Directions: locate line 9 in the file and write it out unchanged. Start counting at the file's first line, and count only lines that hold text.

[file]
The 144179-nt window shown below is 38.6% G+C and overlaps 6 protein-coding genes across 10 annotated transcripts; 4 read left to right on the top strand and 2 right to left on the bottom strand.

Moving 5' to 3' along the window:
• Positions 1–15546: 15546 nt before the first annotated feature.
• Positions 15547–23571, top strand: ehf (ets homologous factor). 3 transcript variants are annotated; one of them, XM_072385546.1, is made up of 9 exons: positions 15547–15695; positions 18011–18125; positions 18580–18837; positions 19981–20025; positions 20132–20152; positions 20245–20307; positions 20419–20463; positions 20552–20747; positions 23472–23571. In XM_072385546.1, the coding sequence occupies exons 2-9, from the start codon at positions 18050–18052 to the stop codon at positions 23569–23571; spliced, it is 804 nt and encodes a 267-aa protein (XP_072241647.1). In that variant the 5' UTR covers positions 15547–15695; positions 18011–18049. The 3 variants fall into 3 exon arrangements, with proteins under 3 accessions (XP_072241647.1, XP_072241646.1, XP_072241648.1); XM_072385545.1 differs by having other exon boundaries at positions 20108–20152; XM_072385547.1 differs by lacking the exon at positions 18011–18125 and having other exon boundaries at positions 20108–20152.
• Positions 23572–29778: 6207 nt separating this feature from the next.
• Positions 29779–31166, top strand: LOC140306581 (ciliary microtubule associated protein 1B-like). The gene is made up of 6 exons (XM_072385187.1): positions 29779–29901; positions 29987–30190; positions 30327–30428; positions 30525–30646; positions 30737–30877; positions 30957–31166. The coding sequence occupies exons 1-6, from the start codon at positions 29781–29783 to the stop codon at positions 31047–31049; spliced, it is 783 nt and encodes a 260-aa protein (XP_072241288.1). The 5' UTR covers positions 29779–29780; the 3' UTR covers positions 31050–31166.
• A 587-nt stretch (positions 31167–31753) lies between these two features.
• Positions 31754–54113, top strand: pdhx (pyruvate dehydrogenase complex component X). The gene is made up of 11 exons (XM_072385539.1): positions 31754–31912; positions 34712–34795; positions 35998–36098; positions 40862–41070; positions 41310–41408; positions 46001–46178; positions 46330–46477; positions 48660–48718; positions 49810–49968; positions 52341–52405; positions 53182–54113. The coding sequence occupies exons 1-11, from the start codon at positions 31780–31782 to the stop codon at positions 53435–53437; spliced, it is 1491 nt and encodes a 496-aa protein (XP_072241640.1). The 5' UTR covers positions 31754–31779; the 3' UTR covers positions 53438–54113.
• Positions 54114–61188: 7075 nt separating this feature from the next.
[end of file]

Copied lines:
• Positions 54114–61188: 7075 nt separating this feature from the next.